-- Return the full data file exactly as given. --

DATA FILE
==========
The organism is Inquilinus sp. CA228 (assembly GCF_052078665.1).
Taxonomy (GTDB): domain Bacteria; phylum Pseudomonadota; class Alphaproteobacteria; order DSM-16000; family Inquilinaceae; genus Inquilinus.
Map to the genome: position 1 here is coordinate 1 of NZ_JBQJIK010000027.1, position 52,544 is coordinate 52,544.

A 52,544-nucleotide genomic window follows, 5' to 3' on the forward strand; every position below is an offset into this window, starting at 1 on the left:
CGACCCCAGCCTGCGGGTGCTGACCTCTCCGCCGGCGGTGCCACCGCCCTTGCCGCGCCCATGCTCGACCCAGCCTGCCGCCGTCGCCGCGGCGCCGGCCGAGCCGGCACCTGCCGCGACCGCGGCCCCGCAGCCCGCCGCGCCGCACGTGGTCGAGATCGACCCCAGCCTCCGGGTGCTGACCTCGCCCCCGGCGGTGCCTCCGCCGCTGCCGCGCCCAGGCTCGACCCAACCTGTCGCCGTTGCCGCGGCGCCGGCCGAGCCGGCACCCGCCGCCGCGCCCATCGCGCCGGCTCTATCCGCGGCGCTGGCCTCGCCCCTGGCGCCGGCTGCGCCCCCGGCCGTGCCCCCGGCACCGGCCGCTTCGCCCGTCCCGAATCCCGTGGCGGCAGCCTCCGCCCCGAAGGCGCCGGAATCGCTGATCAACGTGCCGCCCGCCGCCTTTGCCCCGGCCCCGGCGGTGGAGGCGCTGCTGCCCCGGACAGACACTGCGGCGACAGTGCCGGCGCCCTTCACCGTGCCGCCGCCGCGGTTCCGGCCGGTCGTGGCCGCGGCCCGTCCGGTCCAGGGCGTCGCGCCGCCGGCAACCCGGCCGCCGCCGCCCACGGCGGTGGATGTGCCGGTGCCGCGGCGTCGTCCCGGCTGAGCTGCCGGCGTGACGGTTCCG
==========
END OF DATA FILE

The organism is Inquilinus sp. CA228 (assembly GCF_052078665.1).
Taxonomy (GTDB): domain Bacteria; phylum Pseudomonadota; class Alphaproteobacteria; order DSM-16000; family Inquilinaceae; genus Inquilinus.
Map to the genome: position 1 here is coordinate 1 of NZ_JBQJIK010000027.1, position 52,544 is coordinate 52,544.

A 52,544-nucleotide genomic window follows, 5' to 3' on the forward strand; every position below is an offset into this window, starting at 1 on the left:
CGACCCCAGCCTGCGGGTGCTGACCTCTCCGCCGGCGGTGCCACCGCCCTTGCCGCGCCCATGCTCGACCCAGCCTGCCGCCGTCGCCGCGGCGCCGGCCGAGCCGGCACCTGCCGCGACCGCGGCCCCGCAGCCCGCCGCGCCGCACGTGGTCGAGATCGACCCCAGCCTCCGGGTGCTGACCTCGCCCCCGGCGGTGCCTCCGCCGCTGCCGCGCCCAGGCTCGACCCAACCTGTCGCCGTTGCCGCGGCGCCGGCCGAGCCGGCACCCGCCGCCGCGCCCATCGCGCCGGCTCTATCCGCGGCGCTGGCCTCGCCCCTGGCGCCGGCTGCGCCCCCGGCCGTGCCCCCGGCACCGGCCGCTTCGCCCGTCCCGAATCCCGTGGCGGCAGCCTCCGCCCCGAAGGCGCCGGAATCGCTGATCAACGTGCCGCCCGCCGCCTTTGCCCCGGCCCCGGCGGTGGAGGCGCTGCTGCCCCGGACAGACACTGCGGCGACAGTGCCGGCGCCCTTCACCGTGCCGCCGCCGCGGTTCCGGCCGGTCGTGGCCGCGGCCCGTCCGGTCCAGGGCGTCGCGCCGCCGGCAACCCGGCCGCCGCCGCCCACGGCGGTGGATGTGCCGGTGCCGCGGCGTCGTCCCGGCTGAGCTGCCGGCGTGACGGTTCCG